As Garza got deeper into the pool, the pounds started to melt off. He says he probably lost 15 pounds by the time baseball season rolls around. According to Martinez, it was more like 30.
The changes to his body precipitated a monster senior season at and behind the plate. He hit .530 during his senior year to earn District MVP honors and was named to the high school National team by the National High School Coaches Association for Region 6.
Bigger programs began to take notice of the trimmer Garza and tried to jump in late and pry him away from Howard College, but Garza decided to stick with the first coach who believed in him. He even turned down pro ball when the St. Louis Cardinals selected him in the 31st round of the MLB Draft.
“I really just wanted to stick to my commitment,” Garza says. “Later on, going toward the draft, some schools started showing interest, but I was committed to going to Howard.”
NOLAN CAIN PRIDES himself on always having a contingency plan when it comes to recruiting. If a signee is lost to the MLB Draft, he’s got a list in his mind of interested players who can take his place.
But nobody was prepared for the perilous situation LSU found itself in last January.
LSU thought it had signed its catcher of the future in Mason Doolittle, a blue chip backstop out of Florida. Doolittle struggled immensely his first fall, which isn’t irregular for a freshman, and lost the starting job to junior-college transfer Hunter Feduccia.
Doolittle went back to Florida for winter break and never returned to Baton Rouge. LSU got word just six days before the start of the spring semester that Doolittle intended to transfer, leaving the Tigers with just two scholarship catchers on the roster for 2018 and in even more serious trouble for 2019.
“I’d never had that happen before,” Mainieri says. “First fall of his freshman year, he doesn’t win the job and he bails before the season even begins. That put us precariously thin at the position last year, but obviously the depth took a hit. I told Nolan we need to get two guys in hopes we can hold onto one.
“That’s one position where, if you don’t have a guy, it kills your whole team.”
The timing only made the situation worse. Most junior-college players have already signed by that point in the recruiting cycle, which limits the options, and January is a dead period. That means that Cain couldn’t go on the road to see prospects with his own eyes.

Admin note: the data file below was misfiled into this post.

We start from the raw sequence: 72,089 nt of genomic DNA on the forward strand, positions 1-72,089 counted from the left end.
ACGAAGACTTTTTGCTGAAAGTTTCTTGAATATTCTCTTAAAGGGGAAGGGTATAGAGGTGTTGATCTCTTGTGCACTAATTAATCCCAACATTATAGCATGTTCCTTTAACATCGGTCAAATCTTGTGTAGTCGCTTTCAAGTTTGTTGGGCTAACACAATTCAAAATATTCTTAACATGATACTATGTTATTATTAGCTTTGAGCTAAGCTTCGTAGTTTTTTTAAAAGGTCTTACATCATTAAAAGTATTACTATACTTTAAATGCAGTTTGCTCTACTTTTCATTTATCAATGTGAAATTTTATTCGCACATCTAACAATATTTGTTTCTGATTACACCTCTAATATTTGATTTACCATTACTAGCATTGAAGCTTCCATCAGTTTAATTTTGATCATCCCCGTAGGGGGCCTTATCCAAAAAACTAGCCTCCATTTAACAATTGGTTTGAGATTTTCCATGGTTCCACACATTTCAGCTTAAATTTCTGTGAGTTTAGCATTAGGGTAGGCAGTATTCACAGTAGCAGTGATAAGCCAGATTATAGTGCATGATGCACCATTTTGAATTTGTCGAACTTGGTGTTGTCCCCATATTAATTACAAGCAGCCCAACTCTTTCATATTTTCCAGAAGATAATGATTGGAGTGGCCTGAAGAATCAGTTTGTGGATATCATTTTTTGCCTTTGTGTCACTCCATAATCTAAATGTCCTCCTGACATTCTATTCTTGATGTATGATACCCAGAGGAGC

That meant a lot of time working the phones. Cain called JUCO coaches, professional scouts and area scouts all over the country looking for unsigned catchers who had enough game to play at LSU.
His search led him to Howard College, where he’d seen an intriguing prospect the year before, but Rob Martinez had another name to pitch him: Garza.
The recommendation took Cain by surprise as Garza was in the middle of his freshman year at Howard. Typically speaking, four-year schools don’t pluck players from junior colleges after just one year.
It’s not against the rules per se, but it’s a good way to make enemies out of JUCO coaches who are a valuable asset on the recruiting trail. Martinez assured Cain that he was on board with LSU recruiting Garza.
The reason why was simple: Garza wouldn’t have anything left to do as a sophomore at Howard.
Brought up in a well-educated family — both of his parents went to college, and his mother is a teacher — Garza graduated Edinburg North high with a 102 average and carried 27 credit hours into college. He took 18 hours a semester at Howard and graduated in one year.
“There wouldn’t be any classes for him to take here,” Martinez says. “If he stayed here, am I really doing the right thing for him if he’s taking a bunch of BS classes that don’t matter? He’s too smart for that. I couldn’t sleep with myself if I did that to him.”
Sold on Saul Garza the person, Cain went to school on the player. He talked to the scout who drafted him for the St. Louis Cardinals the year before. He talked to area scouts who’d seen him play in high school. They described a powerful, mature catcher with a rocket for an arm.
“We did our homework,” Cain says. “We talked to the scout that drafted him. We talked to the area scouts. You’re just going off of video. He just checked all the boxes. We heard it was a no-brainer and he had SEC tools and the right makeup.”
LSU initially wanted to stall until March, when Cain could get back on the road, but LSU had Garza and his family on campus for an official visit shortly after the initial contact was made. Mainieri was so blown away by both the player and the family that he offered Garza a scholarship on the couch in his office.
“He’s a brilliant kid, and what a wonderful family he comes from,” Mainieri says. “When we had dinner with them, I thought the world of him family and how they must’ve raised him. He’s just an awesome kid.”
Two days later, Garza announced that he’d be a Tiger. He cancelled all his other planned visits and set his sights on Baton Rouge.
CONFIDENCE AND SUCCESS go hand in hand when it comes to hitting. It’s hard to have one without the utter, and you could have a serious chicken-or-the-egg debate about which one must come first.